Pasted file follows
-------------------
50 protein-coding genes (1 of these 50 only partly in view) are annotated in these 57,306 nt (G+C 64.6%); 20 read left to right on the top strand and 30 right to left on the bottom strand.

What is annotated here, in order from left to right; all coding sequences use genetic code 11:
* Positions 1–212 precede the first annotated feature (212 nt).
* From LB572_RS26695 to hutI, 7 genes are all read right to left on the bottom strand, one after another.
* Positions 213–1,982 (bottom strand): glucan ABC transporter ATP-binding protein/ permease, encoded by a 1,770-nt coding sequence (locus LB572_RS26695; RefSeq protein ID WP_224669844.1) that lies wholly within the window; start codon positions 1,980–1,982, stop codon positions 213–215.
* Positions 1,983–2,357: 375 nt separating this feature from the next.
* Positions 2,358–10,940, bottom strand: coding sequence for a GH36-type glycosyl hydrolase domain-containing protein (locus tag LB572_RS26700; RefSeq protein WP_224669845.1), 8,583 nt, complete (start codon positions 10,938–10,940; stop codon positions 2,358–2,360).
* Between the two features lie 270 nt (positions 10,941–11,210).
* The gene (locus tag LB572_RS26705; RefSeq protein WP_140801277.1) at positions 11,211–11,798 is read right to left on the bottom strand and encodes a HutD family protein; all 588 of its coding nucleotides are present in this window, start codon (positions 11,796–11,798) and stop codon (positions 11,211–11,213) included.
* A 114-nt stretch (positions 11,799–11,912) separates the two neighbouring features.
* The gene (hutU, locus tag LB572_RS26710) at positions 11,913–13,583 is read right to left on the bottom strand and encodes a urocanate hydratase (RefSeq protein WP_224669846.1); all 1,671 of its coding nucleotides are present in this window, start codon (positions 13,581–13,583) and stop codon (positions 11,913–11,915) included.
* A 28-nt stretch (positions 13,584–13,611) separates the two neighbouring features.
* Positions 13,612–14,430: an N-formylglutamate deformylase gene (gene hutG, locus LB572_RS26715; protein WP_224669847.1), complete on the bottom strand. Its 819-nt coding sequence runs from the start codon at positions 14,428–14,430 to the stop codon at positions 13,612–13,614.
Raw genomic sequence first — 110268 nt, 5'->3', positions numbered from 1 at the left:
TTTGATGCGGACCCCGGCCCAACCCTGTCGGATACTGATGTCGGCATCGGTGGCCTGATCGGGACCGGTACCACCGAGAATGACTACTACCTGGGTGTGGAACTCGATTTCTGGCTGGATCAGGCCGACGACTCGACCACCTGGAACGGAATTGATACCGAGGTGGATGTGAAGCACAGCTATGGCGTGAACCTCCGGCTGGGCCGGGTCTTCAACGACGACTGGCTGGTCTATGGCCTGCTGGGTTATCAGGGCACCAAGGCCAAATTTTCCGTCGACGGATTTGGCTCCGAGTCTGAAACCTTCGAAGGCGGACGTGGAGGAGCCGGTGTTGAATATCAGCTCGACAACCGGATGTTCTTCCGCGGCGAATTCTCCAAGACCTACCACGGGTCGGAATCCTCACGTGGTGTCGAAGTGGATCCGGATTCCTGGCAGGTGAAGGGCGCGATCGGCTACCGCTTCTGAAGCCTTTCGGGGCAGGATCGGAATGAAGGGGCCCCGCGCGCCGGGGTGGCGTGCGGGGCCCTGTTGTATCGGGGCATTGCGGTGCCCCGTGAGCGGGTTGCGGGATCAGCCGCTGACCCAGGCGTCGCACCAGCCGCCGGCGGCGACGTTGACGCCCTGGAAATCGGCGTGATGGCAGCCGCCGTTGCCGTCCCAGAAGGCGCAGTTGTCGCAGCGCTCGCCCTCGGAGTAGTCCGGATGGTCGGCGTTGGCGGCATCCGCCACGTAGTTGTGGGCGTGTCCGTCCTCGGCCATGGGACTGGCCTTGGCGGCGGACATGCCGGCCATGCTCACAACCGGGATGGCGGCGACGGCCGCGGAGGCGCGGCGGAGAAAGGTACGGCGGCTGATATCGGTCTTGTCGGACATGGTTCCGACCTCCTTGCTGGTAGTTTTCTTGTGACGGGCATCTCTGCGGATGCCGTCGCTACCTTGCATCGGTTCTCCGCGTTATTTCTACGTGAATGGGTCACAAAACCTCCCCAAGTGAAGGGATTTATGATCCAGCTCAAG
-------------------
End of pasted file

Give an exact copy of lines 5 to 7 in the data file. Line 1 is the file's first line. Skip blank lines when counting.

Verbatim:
* Positions 213–1,982 (bottom strand): glucan ABC transporter ATP-binding protein/ permease, encoded by a 1,770-nt coding sequence (locus LB572_RS26695; RefSeq protein ID WP_224669844.1) that lies wholly within the window; start codon positions 1,980–1,982, stop codon positions 213–215.
* Positions 1,983–2,357: 375 nt separating this feature from the next.
* Positions 2,358–10,940, bottom strand: coding sequence for a GH36-type glycosyl hydrolase domain-containing protein (locus tag LB572_RS26700; RefSeq protein WP_224669845.1), 8,583 nt, complete (start codon positions 10,938–10,940; stop codon positions 2,358–2,360).